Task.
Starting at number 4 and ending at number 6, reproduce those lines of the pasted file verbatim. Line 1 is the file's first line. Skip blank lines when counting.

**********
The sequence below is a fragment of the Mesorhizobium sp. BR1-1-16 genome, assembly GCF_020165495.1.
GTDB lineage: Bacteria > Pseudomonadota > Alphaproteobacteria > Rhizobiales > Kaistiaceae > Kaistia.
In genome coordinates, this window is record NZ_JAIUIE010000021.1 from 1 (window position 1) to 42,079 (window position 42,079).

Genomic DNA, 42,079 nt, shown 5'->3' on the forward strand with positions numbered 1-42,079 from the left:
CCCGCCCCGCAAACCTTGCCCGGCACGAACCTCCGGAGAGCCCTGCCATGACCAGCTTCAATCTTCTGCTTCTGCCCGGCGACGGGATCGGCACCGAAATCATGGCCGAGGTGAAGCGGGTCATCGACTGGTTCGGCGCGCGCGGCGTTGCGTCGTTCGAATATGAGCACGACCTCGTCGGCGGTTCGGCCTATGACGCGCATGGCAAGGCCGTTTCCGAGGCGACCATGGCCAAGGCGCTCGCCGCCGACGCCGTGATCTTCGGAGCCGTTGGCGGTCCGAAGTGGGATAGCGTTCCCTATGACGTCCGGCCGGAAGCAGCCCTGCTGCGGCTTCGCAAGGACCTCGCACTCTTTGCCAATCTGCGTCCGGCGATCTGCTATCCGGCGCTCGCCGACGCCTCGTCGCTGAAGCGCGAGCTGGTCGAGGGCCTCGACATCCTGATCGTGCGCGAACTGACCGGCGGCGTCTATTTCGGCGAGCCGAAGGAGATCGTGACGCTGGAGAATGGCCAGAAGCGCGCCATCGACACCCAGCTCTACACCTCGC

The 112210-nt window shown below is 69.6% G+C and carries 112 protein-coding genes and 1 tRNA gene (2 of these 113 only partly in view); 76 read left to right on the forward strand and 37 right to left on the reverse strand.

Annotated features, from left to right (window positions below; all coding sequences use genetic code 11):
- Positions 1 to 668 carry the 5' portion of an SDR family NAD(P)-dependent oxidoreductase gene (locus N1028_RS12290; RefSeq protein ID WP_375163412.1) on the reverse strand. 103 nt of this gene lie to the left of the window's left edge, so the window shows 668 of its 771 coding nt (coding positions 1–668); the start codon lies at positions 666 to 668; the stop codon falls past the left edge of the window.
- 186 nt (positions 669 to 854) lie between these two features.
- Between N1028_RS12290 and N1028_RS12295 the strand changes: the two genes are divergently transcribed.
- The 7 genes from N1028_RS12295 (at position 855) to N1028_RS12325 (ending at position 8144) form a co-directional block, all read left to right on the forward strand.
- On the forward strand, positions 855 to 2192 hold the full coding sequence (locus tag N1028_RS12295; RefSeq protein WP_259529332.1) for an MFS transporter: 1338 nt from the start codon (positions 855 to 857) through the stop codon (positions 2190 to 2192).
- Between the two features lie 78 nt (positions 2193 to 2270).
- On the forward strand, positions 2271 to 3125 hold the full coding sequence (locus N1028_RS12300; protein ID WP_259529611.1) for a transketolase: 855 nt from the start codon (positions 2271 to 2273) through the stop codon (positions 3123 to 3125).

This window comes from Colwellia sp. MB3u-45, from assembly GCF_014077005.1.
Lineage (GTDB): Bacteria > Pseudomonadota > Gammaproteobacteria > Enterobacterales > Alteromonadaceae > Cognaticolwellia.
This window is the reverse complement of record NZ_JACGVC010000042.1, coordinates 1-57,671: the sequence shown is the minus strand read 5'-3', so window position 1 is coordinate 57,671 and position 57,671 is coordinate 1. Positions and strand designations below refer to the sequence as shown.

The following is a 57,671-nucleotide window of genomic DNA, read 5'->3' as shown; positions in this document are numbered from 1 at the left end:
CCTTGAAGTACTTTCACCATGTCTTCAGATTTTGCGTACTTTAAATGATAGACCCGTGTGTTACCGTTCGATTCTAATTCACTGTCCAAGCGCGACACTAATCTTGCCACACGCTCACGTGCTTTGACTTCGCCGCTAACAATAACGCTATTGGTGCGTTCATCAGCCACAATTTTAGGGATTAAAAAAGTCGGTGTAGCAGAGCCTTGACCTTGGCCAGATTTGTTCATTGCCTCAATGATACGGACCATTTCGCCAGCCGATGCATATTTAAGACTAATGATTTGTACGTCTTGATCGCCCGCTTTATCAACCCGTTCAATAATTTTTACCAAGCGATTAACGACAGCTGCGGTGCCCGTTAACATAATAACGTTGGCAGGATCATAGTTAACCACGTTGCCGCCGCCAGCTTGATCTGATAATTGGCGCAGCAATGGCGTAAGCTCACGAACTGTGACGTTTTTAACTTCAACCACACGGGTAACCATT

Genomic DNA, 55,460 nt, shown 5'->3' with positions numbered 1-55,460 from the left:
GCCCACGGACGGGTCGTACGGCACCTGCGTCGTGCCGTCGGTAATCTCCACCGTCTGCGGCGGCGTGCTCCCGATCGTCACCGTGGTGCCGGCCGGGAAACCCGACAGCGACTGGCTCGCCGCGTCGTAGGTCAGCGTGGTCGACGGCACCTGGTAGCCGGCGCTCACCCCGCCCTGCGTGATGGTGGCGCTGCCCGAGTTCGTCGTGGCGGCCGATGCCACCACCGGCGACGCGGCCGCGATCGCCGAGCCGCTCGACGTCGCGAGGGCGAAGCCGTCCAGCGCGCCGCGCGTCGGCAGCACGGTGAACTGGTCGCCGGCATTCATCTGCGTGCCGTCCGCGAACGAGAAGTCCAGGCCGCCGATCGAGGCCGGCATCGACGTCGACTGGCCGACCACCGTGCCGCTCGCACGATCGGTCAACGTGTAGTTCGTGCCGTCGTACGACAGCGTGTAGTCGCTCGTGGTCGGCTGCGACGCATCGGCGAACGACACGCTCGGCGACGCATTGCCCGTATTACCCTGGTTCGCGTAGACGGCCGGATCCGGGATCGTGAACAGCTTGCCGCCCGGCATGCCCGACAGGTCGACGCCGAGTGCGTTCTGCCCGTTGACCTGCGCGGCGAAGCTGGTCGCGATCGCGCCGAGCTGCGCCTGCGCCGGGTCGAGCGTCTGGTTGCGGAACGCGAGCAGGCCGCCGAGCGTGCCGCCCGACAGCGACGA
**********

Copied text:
Genomic DNA, 42,079 nt, shown 5'->3' on the forward strand with positions numbered 1-42,079 from the left:
CCCGCCCCGCAAACCTTGCCCGGCACGAACCTCCGGAGAGCCCTGCCATGACCAGCTTCAATCTTCTGCTTCTGCCCGGCGACGGGATCGGCACCGAAATCATGGCCGAGGTGAAGCGGGTCATCGACTGGTTCGGCGCGCGCGGCGTTGCGTCGTTCGAATATGAGCACGACCTCGTCGGCGGTTCGGCCTATGACGCGCATGGCAAGGCCGTTTCCGAGGCGACCATGGCCAAGGCGCTCGCCGCCGACGCCGTGATCTTCGGAGCCGTTGGCGGTCCGAAGTGGGATAGCGTTCCCTATGACGTCCGGCCGGAAGCAGCCCTGCTGCGGCTTCGCAAGGACCTCGCACTCTTTGCCAATCTGCGTCCGGCGATCTGCTATCCGGCGCTCGCCGACGCCTCGTCGCTGAAGCGCGAGCTGGTCGAGGGCCTCGACATCCTGATCGTGCGCGAACTGACCGGCGGCGTCTATTTCGGCGAGCCGAAGGAGATCGTGACGCTGGAGAATGGCCAGAAGCGCGCCATCGACACCCAGCTCTACACCTCGC

The 112210-nt window shown below is 69.6% G+C and carries 112 protein-coding genes and 1 tRNA gene (2 of these 113 only partly in view); 76 read left to right on the forward strand and 37 right to left on the reverse strand.